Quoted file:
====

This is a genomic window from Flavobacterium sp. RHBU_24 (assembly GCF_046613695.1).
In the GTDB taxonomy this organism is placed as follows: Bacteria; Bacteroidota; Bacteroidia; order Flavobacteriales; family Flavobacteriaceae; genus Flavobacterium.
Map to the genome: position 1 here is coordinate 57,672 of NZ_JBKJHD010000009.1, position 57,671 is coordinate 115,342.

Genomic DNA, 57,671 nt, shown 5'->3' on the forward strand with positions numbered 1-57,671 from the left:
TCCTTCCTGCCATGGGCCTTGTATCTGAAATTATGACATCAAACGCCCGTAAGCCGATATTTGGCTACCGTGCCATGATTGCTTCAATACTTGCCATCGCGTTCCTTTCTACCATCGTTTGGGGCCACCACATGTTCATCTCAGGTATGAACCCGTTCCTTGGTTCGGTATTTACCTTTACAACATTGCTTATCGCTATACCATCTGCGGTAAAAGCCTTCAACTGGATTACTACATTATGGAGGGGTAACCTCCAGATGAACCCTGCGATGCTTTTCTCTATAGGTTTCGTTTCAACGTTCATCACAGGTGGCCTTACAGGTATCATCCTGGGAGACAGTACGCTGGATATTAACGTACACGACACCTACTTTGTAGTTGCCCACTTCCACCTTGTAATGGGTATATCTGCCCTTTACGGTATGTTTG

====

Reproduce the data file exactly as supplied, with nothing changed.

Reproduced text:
This is a genomic window from Flavobacterium sp. RHBU_24 (assembly GCF_046613695.1).
In the GTDB taxonomy this organism is placed as follows: Bacteria; Bacteroidota; Bacteroidia; order Flavobacteriales; family Flavobacteriaceae; genus Flavobacterium.
Map to the genome: position 1 here is coordinate 57,672 of NZ_JBKJHD010000009.1, position 57,671 is coordinate 115,342.

Genomic DNA, 57,671 nt, shown 5'->3' on the forward strand with positions numbered 1-57,671 from the left:
TCCTTCCTGCCATGGGCCTTGTATCTGAAATTATGACATCAAACGCCCGTAAGCCGATATTTGGCTACCGTGCCATGATTGCTTCAATACTTGCCATCGCGTTCCTTTCTACCATCGTTTGGGGCCACCACATGTTCATCTCAGGTATGAACCCGTTCCTTGGTTCGGTATTTACCTTTACAACATTGCTTATCGCTATACCATCTGCGGTAAAAGCCTTCAACTGGATTACTACATTATGGAGGGGTAACCTCCAGATGAACCCTGCGATGCTTTTCTCTATAGGTTTCGTTTCAACGTTCATCACAGGTGGCCTTACAGGTATCATCCTGGGAGACAGTACGCTGGATATTAACGTACACGACACCTACTTTGTAGTTGCCCACTTCCACCTTGTAATGGGTATATCTGCCCTTTACGGTATGTTTG